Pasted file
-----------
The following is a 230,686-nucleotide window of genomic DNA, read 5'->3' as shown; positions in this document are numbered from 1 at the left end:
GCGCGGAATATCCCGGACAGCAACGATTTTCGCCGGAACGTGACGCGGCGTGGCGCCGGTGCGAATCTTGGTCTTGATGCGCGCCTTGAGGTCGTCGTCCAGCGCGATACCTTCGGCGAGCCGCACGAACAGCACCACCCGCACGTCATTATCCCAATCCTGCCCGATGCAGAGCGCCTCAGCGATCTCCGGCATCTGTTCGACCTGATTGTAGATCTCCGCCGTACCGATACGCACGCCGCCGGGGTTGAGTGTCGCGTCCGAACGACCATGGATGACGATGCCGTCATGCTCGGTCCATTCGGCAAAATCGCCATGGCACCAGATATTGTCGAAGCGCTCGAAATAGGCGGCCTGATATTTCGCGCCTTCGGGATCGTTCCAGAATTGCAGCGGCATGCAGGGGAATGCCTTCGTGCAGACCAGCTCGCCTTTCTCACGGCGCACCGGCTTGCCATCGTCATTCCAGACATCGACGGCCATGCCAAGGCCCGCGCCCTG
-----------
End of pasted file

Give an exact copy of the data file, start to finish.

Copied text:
The following is a 230,686-nucleotide window of genomic DNA, read 5'->3' as shown; positions in this document are numbered from 1 at the left end:
GCGCGGAATATCCCGGACAGCAACGATTTTCGCCGGAACGTGACGCGGCGTGGCGCCGGTGCGAATCTTGGTCTTGATGCGCGCCTTGAGGTCGTCGTCCAGCGCGATACCTTCGGCGAGCCGCACGAACAGCACCACCCGCACGTCATTATCCCAATCCTGCCCGATGCAGAGCGCCTCAGCGATCTCCGGCATCTGTTCGACCTGATTGTAGATCTCCGCCGTACCGATACGCACGCCGCCGGGGTTGAGTGTCGCGTCCGAACGACCATGGATGACGATGCCGTCATGCTCGGTCCATTCGGCAAAATCGCCATGGCACCAGATATTGTCGAAGCGCTCGAAATAGGCGGCCTGATATTTCGCGCCTTCGGGATCGTTCCAGAATTGCAGCGGCATGCAGGGGAATGCCTTCGTGCAGACCAGCTCGCCTTTCTCACGGCGCACCGGCTTGCCATCGTCATTCCAGACATCGACGGCCATGCCAAGGCCCGCGCCCTG